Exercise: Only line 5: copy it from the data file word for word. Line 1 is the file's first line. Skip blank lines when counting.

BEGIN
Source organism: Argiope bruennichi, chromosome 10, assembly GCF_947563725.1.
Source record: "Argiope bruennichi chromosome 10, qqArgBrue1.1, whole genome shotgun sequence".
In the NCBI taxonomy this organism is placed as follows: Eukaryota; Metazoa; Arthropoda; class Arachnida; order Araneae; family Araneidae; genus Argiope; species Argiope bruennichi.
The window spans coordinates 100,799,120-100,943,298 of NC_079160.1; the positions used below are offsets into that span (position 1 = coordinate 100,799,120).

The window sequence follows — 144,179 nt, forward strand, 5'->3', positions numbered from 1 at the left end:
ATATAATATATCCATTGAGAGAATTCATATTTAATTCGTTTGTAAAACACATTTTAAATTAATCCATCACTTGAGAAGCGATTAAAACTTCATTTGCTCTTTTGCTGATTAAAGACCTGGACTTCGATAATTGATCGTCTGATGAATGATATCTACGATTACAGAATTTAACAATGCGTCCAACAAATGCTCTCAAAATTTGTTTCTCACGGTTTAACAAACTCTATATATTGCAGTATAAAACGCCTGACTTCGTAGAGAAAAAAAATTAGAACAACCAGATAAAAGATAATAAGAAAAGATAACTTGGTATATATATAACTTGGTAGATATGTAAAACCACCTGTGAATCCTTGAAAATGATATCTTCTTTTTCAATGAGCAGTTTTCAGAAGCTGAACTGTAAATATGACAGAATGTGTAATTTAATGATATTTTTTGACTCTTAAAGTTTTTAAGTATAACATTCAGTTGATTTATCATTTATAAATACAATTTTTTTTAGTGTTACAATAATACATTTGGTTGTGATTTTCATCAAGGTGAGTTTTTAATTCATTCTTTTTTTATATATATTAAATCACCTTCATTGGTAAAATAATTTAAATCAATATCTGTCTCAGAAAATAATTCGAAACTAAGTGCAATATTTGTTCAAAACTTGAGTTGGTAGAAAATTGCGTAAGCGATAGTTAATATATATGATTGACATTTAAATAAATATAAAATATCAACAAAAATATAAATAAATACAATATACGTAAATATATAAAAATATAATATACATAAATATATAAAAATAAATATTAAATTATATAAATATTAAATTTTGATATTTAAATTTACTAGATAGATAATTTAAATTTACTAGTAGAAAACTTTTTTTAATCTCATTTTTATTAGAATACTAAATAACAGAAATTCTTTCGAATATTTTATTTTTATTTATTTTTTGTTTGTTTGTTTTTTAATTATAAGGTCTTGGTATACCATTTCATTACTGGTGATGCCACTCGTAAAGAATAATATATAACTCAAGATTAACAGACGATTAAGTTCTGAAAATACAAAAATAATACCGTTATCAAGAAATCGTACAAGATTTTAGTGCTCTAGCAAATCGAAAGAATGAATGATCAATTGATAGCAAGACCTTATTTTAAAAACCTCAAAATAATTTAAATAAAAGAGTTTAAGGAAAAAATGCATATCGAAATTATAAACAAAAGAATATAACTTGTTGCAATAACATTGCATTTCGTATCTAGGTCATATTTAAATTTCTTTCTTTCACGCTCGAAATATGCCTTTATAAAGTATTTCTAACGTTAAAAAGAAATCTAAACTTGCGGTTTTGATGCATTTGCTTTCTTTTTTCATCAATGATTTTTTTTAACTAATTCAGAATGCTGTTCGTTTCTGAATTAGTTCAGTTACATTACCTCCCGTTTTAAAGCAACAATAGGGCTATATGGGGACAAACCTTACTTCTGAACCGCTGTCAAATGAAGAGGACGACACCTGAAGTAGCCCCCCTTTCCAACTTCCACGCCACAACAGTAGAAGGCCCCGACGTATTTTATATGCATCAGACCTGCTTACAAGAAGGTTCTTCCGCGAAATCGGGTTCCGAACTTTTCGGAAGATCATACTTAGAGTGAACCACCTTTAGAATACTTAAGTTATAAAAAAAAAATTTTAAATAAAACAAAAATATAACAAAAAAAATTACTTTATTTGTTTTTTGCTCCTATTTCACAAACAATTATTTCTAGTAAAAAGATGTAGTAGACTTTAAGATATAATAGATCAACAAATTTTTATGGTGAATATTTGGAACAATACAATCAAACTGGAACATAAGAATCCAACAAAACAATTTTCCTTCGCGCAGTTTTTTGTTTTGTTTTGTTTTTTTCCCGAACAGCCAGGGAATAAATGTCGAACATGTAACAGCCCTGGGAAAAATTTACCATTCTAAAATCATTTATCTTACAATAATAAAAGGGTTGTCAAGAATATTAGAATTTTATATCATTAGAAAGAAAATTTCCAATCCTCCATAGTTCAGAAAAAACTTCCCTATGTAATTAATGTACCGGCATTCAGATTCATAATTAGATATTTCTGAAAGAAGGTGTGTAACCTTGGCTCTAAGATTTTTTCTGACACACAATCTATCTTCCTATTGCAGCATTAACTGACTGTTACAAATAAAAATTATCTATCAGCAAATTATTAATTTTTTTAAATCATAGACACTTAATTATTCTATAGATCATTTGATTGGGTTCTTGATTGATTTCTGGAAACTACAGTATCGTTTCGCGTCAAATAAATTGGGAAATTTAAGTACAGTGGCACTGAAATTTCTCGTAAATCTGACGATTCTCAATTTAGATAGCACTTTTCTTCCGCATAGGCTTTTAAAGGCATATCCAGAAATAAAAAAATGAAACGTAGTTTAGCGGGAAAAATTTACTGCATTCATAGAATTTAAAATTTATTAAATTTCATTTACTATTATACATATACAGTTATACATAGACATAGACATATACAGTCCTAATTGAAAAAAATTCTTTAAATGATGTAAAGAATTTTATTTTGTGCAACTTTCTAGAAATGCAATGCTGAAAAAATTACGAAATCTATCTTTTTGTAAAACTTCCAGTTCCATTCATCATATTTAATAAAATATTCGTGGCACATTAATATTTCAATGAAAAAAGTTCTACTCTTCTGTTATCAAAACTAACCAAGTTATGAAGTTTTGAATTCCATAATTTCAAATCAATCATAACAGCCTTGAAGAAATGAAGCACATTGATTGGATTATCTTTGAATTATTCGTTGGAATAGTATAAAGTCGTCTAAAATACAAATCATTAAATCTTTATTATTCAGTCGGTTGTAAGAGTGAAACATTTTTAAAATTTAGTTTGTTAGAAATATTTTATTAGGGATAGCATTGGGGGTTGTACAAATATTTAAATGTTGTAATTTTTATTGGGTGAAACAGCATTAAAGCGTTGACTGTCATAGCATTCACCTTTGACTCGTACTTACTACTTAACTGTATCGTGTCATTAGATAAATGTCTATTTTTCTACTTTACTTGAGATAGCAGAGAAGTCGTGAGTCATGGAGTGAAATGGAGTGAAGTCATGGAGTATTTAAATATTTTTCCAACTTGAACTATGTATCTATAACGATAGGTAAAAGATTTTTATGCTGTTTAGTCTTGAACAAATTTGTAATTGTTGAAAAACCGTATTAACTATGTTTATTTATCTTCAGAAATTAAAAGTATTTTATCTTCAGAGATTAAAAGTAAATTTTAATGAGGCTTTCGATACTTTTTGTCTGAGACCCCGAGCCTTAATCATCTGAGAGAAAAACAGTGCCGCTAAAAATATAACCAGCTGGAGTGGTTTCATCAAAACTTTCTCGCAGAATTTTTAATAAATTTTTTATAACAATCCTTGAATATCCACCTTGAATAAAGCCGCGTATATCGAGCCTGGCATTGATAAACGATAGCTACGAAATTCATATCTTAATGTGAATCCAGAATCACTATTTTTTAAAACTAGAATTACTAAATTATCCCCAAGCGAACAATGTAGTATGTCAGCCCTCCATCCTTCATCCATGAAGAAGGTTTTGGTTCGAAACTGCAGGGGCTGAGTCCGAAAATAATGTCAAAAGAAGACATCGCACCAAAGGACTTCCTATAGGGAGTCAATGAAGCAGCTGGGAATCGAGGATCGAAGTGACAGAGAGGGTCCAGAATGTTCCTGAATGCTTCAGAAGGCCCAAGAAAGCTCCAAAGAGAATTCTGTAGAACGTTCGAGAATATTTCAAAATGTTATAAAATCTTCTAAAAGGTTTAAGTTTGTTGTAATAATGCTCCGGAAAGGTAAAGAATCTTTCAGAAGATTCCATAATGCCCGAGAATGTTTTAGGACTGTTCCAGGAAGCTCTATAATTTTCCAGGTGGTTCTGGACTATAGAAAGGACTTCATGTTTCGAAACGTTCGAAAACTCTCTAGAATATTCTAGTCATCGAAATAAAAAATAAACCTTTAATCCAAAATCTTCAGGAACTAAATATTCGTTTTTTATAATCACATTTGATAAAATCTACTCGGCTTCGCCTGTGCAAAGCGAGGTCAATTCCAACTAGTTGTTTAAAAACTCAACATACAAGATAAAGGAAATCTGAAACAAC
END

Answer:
The window sequence follows — 144,179 nt, forward strand, 5'->3', positions numbered from 1 at the left end: